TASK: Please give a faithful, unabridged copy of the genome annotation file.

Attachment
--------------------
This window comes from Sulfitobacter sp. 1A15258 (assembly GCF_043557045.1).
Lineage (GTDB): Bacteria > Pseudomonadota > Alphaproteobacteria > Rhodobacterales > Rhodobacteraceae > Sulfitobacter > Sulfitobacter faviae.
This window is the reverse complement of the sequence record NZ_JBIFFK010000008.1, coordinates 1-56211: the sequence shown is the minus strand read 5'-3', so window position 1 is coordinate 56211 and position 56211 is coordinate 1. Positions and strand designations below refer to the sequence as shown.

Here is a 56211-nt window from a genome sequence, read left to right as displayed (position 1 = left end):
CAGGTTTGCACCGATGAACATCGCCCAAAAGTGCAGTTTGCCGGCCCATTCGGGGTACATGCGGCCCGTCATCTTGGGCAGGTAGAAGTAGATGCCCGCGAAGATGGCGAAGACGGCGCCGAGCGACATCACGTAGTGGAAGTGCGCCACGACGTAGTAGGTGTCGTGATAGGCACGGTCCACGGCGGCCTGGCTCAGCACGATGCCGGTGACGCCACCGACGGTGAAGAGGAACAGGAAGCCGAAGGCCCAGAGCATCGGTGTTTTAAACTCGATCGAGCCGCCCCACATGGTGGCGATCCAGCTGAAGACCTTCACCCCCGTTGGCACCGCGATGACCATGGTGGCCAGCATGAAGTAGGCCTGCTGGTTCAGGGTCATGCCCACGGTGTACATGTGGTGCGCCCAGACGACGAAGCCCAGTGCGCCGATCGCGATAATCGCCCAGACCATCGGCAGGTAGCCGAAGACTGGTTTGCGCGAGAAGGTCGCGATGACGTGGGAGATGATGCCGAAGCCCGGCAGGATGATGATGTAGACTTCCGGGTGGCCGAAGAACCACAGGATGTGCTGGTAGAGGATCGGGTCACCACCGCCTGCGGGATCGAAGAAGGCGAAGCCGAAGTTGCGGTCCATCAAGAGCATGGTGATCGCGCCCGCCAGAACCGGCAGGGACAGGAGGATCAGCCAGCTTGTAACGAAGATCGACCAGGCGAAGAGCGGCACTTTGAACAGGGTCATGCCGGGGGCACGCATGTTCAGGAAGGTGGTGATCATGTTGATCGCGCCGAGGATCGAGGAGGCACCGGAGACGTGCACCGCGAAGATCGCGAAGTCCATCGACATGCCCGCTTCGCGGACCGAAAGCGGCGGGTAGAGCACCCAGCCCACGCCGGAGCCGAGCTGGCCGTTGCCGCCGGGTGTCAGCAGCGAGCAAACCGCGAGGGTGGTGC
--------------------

This window comes from Sulfitobacter sp. 1A15258 (assembly GCF_043557045.1).
Lineage (GTDB): Bacteria > Pseudomonadota > Alphaproteobacteria > Rhodobacterales > Rhodobacteraceae > Sulfitobacter > Sulfitobacter faviae.
This window is the reverse complement of the sequence record NZ_JBIFFK010000008.1, coordinates 1-56211: the sequence shown is the minus strand read 5'-3', so window position 1 is coordinate 56211 and position 56211 is coordinate 1. Positions and strand designations below refer to the sequence as shown.

Here is a 56211-nt window from a genome sequence, read left to right as displayed (position 1 = left end):
CAGGTTTGCACCGATGAACATCGCCCAAAAGTGCAGTTTGCCGGCCCATTCGGGGTACATGCGGCCCGTCATCTTGGGCAGGTAGAAGTAGATGCCCGCGAAGATGGCGAAGACGGCGCCGAGCGACATCACGTAGTGGAAGTGCGCCACGACGTAGTAGGTGTCGTGATAGGCACGGTCCACGGCGGCCTGGCTCAGCACGATGCCGGTGACGCCACCGACGGTGAAGAGGAACAGGAAGCCGAAGGCCCAGAGCATCGGTGTTTTAAACTCGATCGAGCCGCCCCACATGGTGGCGATCCAGCTGAAGACCTTCACCCCCGTTGGCACCGCGATGACCATGGTGGCCAGCATGAAGTAGGCCTGCTGGTTCAGGGTCATGCCCACGGTGTACATGTGGTGCGCCCAGACGACGAAGCCCAGTGCGCCGATCGCGATAATCGCCCAGACCATCGGCAGGTAGCCGAAGACTGGTTTGCGCGAGAAGGTCGCGATGACGTGGGAGATGATGCCGAAGCCCGGCAGGATGATGATGTAGACTTCCGGGTGGCCGAAGAACCACAGGATGTGCTGGTAGAGGATCGGGTCACCACCGCCTGCGGGATCGAAGAAGGCGAAGCCGAAGTTGCGGTCCATCAAGAGCATGGTGATCGCGCCCGCCAGAACCGGCAGGGACAGGAGGATCAGCCAGCTTGTAACGAAGATCGACCAGGCGAAGAGCGGCACTTTGAACAGGGTCATGCCGGGGGCACGCATGTTCAGGAAGGTGGTGATCATGTTGATCGCGCCGAGGATCGAGGAGGCACCGGAGACGTGCACCGCGAAGATCGCGAAGTCCATCGACATGCCCGCTTCGCGGACCGAAAGCGGCGGGTAGAGCACCCAGCCCACGCCGGAGCCGAGCTGGCCGTTGCCGCCGGGTGTCAGCAGCGAGCAAACCGCGAGGGTGGTGC